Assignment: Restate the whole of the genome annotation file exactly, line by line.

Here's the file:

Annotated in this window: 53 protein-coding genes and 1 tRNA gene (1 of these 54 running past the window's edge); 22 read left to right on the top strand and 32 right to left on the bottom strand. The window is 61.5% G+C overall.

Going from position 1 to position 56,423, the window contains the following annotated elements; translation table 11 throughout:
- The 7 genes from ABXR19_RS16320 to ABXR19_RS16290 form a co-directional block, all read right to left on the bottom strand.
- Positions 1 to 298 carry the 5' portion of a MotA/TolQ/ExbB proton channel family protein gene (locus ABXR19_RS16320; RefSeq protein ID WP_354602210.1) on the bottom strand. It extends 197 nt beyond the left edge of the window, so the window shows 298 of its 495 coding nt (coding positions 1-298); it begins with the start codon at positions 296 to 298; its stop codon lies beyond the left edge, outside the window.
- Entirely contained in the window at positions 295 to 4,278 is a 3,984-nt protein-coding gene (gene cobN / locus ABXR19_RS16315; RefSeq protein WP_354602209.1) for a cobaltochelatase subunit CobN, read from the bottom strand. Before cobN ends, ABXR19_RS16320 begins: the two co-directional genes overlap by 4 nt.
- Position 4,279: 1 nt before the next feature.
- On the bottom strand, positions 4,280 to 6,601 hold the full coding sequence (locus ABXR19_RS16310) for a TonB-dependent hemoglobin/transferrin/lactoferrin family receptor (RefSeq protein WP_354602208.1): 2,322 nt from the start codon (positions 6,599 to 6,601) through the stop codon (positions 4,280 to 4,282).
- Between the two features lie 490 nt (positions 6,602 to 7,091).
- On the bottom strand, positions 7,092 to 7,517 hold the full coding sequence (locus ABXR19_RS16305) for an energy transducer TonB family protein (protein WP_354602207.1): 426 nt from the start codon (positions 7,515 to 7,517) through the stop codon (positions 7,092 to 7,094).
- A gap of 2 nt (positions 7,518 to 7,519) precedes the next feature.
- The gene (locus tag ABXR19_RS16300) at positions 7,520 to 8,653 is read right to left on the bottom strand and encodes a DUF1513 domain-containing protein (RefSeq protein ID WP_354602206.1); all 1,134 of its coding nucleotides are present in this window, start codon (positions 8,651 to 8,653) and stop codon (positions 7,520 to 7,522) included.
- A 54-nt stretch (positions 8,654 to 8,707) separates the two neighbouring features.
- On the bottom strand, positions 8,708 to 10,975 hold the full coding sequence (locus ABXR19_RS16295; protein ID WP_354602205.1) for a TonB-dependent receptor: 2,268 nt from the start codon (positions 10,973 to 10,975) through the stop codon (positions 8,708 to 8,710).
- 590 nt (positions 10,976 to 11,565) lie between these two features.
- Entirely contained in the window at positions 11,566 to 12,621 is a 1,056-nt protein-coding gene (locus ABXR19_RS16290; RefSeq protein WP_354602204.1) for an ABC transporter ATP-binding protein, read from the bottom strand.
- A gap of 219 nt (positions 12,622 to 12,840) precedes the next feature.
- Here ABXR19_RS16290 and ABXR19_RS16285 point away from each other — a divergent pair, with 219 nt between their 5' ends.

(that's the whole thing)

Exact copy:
Annotated in this window: 53 protein-coding genes and 1 tRNA gene (1 of these 54 running past the window's edge); 22 read left to right on the top strand and 32 right to left on the bottom strand. The window is 61.5% G+C overall.

Going from position 1 to position 56,423, the window contains the following annotated elements; translation table 11 throughout:
- The 7 genes from ABXR19_RS16320 to ABXR19_RS16290 form a co-directional block, all read right to left on the bottom strand.
- Positions 1 to 298 carry the 5' portion of a MotA/TolQ/ExbB proton channel family protein gene (locus ABXR19_RS16320; RefSeq protein ID WP_354602210.1) on the bottom strand. It extends 197 nt beyond the left edge of the window, so the window shows 298 of its 495 coding nt (coding positions 1-298); it begins with the start codon at positions 296 to 298; its stop codon lies beyond the left edge, outside the window.
- Entirely contained in the window at positions 295 to 4,278 is a 3,984-nt protein-coding gene (gene cobN / locus ABXR19_RS16315; RefSeq protein WP_354602209.1) for a cobaltochelatase subunit CobN, read from the bottom strand. Before cobN ends, ABXR19_RS16320 begins: the two co-directional genes overlap by 4 nt.
- Position 4,279: 1 nt before the next feature.
- On the bottom strand, positions 4,280 to 6,601 hold the full coding sequence (locus ABXR19_RS16310) for a TonB-dependent hemoglobin/transferrin/lactoferrin family receptor (RefSeq protein WP_354602208.1): 2,322 nt from the start codon (positions 6,599 to 6,601) through the stop codon (positions 4,280 to 4,282).
- Between the two features lie 490 nt (positions 6,602 to 7,091).
- On the bottom strand, positions 7,092 to 7,517 hold the full coding sequence (locus ABXR19_RS16305) for an energy transducer TonB family protein (protein WP_354602207.1): 426 nt from the start codon (positions 7,515 to 7,517) through the stop codon (positions 7,092 to 7,094).
- A gap of 2 nt (positions 7,518 to 7,519) precedes the next feature.
- The gene (locus tag ABXR19_RS16300) at positions 7,520 to 8,653 is read right to left on the bottom strand and encodes a DUF1513 domain-containing protein (RefSeq protein ID WP_354602206.1); all 1,134 of its coding nucleotides are present in this window, start codon (positions 8,651 to 8,653) and stop codon (positions 7,520 to 7,522) included.
- A 54-nt stretch (positions 8,654 to 8,707) separates the two neighbouring features.
- On the bottom strand, positions 8,708 to 10,975 hold the full coding sequence (locus ABXR19_RS16295; protein ID WP_354602205.1) for a TonB-dependent receptor: 2,268 nt from the start codon (positions 10,973 to 10,975) through the stop codon (positions 8,708 to 8,710).
- 590 nt (positions 10,976 to 11,565) lie between these two features.
- Entirely contained in the window at positions 11,566 to 12,621 is a 1,056-nt protein-coding gene (locus ABXR19_RS16290; RefSeq protein WP_354602204.1) for an ABC transporter ATP-binding protein, read from the bottom strand.
- A gap of 219 nt (positions 12,622 to 12,840) precedes the next feature.
- Here ABXR19_RS16290 and ABXR19_RS16285 point away from each other — a divergent pair, with 219 nt between their 5' ends.